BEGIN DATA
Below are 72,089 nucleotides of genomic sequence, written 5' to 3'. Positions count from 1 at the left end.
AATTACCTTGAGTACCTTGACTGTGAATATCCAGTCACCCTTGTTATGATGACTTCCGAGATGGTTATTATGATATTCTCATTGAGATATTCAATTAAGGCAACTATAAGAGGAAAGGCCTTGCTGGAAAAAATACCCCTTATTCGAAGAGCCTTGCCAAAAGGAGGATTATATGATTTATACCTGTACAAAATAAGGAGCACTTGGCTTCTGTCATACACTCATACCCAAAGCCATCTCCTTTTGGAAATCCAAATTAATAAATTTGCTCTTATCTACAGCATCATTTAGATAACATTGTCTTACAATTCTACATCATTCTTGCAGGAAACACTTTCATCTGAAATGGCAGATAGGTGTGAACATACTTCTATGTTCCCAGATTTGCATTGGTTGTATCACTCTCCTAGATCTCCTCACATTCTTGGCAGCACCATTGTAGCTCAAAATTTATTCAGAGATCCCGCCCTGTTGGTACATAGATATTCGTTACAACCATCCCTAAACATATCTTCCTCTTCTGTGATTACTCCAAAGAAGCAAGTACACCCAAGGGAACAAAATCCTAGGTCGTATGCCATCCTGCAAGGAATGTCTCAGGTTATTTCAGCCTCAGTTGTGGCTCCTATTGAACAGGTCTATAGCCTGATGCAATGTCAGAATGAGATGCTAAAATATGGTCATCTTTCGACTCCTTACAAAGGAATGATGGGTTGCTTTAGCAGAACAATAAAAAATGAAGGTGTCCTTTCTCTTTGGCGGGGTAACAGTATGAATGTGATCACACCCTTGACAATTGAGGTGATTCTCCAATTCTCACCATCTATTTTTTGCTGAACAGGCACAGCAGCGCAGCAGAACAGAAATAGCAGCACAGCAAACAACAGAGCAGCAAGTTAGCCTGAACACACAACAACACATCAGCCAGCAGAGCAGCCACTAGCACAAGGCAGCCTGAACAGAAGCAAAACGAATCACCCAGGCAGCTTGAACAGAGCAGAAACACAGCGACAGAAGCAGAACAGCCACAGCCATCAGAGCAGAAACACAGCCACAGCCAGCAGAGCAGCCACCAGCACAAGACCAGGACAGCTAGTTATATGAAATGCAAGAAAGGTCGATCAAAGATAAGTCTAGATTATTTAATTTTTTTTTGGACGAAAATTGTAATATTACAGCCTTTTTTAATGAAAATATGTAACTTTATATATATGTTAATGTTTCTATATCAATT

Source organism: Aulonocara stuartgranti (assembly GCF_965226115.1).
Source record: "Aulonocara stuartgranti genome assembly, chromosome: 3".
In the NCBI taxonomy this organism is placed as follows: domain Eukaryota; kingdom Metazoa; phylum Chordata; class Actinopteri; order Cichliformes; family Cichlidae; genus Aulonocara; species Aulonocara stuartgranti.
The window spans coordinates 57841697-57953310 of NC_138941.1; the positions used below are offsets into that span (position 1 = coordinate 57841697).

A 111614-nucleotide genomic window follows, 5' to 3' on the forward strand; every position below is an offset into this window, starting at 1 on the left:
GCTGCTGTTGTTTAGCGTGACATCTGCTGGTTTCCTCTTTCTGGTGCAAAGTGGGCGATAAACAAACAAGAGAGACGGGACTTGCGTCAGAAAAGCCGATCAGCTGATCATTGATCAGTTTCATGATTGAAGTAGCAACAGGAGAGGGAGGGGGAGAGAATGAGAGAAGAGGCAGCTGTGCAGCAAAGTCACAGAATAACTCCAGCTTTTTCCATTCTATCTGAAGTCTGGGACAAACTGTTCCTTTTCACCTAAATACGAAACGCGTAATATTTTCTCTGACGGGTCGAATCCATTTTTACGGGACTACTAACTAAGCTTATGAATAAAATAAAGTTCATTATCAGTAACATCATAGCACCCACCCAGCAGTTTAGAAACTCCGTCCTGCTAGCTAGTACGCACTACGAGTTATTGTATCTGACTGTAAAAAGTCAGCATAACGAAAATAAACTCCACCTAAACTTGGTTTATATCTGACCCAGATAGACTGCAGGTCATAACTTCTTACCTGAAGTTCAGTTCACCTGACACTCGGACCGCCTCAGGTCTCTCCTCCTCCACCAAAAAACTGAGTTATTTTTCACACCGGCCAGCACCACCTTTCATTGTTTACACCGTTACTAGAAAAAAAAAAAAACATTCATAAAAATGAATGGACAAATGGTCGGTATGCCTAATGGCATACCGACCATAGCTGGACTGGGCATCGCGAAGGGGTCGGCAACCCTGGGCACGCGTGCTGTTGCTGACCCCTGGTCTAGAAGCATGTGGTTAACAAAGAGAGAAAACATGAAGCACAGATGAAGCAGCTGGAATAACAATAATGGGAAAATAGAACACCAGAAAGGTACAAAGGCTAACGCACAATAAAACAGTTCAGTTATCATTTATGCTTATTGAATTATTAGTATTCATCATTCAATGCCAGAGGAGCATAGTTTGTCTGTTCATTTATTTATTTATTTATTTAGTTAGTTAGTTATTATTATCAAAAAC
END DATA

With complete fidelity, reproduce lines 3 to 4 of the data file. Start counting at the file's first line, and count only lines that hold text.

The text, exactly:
Source organism: Aulonocara stuartgranti (assembly GCF_965226115.1).
Source record: "Aulonocara stuartgranti genome assembly, chromosome: 3".